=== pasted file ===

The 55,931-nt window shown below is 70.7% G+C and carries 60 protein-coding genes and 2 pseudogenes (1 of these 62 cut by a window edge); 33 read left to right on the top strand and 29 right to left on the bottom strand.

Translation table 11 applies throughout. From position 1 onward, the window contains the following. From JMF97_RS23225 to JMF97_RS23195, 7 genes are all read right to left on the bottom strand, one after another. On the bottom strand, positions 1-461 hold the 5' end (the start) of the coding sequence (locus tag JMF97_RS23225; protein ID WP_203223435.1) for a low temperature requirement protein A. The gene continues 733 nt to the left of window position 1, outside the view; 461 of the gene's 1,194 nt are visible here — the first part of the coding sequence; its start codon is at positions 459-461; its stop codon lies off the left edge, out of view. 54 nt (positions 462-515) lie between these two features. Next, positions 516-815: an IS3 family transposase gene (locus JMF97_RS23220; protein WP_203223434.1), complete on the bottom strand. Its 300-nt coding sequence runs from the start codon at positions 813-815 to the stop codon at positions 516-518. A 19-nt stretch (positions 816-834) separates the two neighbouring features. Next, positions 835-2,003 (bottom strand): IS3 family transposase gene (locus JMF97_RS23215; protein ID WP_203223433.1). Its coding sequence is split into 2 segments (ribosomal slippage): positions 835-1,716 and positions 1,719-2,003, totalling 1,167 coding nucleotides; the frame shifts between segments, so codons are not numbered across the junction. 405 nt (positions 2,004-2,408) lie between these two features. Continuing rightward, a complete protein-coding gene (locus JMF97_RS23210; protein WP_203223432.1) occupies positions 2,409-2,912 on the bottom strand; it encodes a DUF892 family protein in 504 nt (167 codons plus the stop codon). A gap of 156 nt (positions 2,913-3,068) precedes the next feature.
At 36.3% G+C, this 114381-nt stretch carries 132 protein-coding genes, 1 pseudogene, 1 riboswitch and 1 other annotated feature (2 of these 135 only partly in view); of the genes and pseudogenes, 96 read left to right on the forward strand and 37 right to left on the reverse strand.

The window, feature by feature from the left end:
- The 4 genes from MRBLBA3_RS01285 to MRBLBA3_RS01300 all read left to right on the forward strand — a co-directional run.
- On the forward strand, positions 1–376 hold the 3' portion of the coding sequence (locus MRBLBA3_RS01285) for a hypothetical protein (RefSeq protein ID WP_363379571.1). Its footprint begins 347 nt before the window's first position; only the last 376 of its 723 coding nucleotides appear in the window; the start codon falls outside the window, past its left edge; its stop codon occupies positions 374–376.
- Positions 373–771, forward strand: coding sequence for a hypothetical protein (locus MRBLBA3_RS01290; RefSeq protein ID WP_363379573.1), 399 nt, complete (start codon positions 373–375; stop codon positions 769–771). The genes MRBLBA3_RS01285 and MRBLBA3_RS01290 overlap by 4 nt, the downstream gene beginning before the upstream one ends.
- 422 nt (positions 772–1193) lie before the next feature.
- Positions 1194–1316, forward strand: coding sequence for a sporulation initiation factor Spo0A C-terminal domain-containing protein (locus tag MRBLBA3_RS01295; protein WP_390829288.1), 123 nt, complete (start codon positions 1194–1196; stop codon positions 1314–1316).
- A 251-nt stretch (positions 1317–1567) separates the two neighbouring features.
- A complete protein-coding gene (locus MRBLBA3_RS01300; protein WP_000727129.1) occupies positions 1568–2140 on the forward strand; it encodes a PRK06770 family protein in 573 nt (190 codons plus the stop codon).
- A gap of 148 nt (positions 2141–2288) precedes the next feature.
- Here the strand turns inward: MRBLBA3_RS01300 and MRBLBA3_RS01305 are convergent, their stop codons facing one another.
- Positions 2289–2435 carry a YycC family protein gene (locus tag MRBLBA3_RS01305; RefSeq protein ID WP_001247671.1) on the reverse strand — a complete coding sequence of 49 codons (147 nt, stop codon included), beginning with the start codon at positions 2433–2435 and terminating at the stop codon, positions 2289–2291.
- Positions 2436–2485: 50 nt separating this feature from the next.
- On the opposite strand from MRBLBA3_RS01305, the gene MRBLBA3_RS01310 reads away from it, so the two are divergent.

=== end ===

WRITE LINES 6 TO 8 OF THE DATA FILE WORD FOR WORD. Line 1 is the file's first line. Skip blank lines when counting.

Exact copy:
- On the forward strand, positions 1–376 hold the 3' portion of the coding sequence (locus MRBLBA3_RS01285) for a hypothetical protein (RefSeq protein ID WP_363379571.1). Its footprint begins 347 nt before the window's first position; only the last 376 of its 723 coding nucleotides appear in the window; the start codon falls outside the window, past its left edge; its stop codon occupies positions 374–376.
- Positions 373–771, forward strand: coding sequence for a hypothetical protein (locus MRBLBA3_RS01290; RefSeq protein ID WP_363379573.1), 399 nt, complete (start codon positions 373–375; stop codon positions 769–771). The genes MRBLBA3_RS01285 and MRBLBA3_RS01290 overlap by 4 nt, the downstream gene beginning before the upstream one ends.
- 422 nt (positions 772–1193) lie before the next feature.